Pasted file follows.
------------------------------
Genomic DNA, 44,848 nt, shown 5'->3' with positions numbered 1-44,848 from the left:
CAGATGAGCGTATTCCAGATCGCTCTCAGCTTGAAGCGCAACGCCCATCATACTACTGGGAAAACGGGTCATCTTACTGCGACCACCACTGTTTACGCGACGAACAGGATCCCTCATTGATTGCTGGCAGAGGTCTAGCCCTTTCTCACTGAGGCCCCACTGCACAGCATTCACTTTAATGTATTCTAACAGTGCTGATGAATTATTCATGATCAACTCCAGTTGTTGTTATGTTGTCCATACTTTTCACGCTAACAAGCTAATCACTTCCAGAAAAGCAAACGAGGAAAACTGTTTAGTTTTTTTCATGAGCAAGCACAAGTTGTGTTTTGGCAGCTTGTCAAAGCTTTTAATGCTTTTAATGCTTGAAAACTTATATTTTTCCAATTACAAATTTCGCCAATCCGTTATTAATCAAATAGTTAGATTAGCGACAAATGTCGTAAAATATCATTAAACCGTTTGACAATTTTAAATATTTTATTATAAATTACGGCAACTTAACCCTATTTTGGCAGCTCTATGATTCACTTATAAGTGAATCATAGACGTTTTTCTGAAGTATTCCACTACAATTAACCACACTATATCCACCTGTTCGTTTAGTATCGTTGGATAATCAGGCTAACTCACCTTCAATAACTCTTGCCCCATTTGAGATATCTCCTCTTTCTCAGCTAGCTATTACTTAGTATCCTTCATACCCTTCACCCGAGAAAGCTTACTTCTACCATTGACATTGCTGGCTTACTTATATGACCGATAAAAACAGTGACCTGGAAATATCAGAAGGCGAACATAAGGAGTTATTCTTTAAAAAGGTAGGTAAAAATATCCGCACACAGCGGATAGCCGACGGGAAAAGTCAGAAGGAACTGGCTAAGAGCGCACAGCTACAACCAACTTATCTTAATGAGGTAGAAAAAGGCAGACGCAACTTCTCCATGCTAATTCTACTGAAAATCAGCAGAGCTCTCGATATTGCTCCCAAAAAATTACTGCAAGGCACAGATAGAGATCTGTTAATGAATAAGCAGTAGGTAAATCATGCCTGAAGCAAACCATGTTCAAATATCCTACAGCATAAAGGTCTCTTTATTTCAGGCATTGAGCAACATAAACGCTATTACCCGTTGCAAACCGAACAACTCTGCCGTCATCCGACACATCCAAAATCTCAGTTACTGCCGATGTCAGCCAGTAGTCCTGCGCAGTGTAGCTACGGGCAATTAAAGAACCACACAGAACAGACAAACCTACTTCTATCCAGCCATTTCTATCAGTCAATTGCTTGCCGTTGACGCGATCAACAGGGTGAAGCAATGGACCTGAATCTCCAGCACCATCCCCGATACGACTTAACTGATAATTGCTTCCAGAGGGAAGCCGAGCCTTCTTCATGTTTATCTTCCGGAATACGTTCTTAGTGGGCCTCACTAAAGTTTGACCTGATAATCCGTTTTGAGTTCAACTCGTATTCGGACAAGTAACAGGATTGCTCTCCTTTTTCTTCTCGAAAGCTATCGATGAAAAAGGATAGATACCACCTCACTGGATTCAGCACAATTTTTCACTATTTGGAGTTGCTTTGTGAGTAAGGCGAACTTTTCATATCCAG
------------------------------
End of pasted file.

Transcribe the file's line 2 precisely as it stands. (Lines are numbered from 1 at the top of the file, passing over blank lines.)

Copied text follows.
CAGATGAGCGTATTCCAGATCGCTCTCAGCTTGAAGCGCAACGCCCATCATACTACTGGGAAAACGGGTCATCTTACTGCGACCACCACTGTTTACGCGACGAACAGGATCCCTCATTGATTGCTGGCAGAGGTCTAGCCCTTTCTCACTGAGGCCCCACTGCACAGCATTCACTTTAATGTATTCTAACAGTGCTGATGAATTATTCATGATCAACTCCAGTTGTTGTTATGTTGTCCATACTTTTCACGCTAACAAGCTAATCACTTCCAGAAAAGCAAACGAGGAAAACTGTTTAGTTTTTTTCATGAGCAAGCACAAGTTGTGTTTTGGCAGCTTGTCAAAGCTTTTAATGCTTTTAATGCTTGAAAACTTATATTTTTCCAATTACAAATTTCGCCAATCCGTTATTAATCAAATAGTTAGATTAGCGACAAATGTCGTAAAATATCATTAAACCGTTTGACAATTTTAAATATTTTATTATAAATTACGGCAACTTAACCCTATTTTGGCAGCTCTATGATTCACTTATAAGTGAATCATAGACGTTTTTCTGAAGTATTCCACTACAATTAACCACACTATATCCACCTGTTCGTTTAGTATCGTTGGATAATCAGGCTAACTCACCTTCAATAACTCTTGCCCCATTTGAGATATCTCCTCTTTCTCAGCTAGCTATTACTTAGTATCCTTCATACCCTTCACCCGAGAAAGCTTACTTCTACCATTGACATTGCTGGCTTACTTATATGACCGATAAAAACAGTGACCTGGAAATATCAGAAGGCGAACATAAGGAGTTATTCTTTAAAAAGGTAGGTAAAAATATCCGCACACAGCGGATAGCCGACGGGAAAAGTCAGAAGGAACTGGCTAAGAGCGCACAGCTACAACCAACTTATCTTAATGAGGTAGAAAAAGGCAGACGCAACTTCTCCATGCTAATTCTACTGAAAATCAGCAGAGCTCTCGATATTGCTCCCAAAAAATTACTGCAAGGCACAGATAGAGATCTGTTAATGAATAAGCAGTAGGTAAATCATGCCTGAAGCAAACCATGTTCAAATATCCTACAGCATAAAGGTCTCTTTATTTCAGGCATTGAGCAACATAAACGCTATTACCCGTTGCAAACCGAACAACTCTGCCGTCATCCGACACATCCAAAATCTCAGTTACTGCCGATGTCAGCCAGTAGTCCTGCGCAGTGTAGCTACGGGCAATTAAAGAACCACACAGAACAGACAAACCTACTTCTATCCAGCCATTTCTATCAGTCAATTGCTTGCCGTTGACGCGATCAACAGGGTGAAGCAATGGACCTGAATCTCCAGCACCATCCCCGATACGACTTAACTGATAATTGCTTCCAGAGGGAAGCCGAGCCTTCTTCATGTTTATCTTCCGGAATACGTTCTTAGTGGGCCTCACTAAAGTTTGACCTGATAATCCGTTTTGAGTTCAACTCGTATTCGGACAAGTAACAGGATTGCTCTCCTTTTTCTTCTCGAAAGCTATCGATGAAAAAGGATAGATACCACCTCACTGGATTCAGCACAATTTTTCACTATTTGGAGTTGCTTTGTGAGTAAGGCGAACTTTTCATATCCAG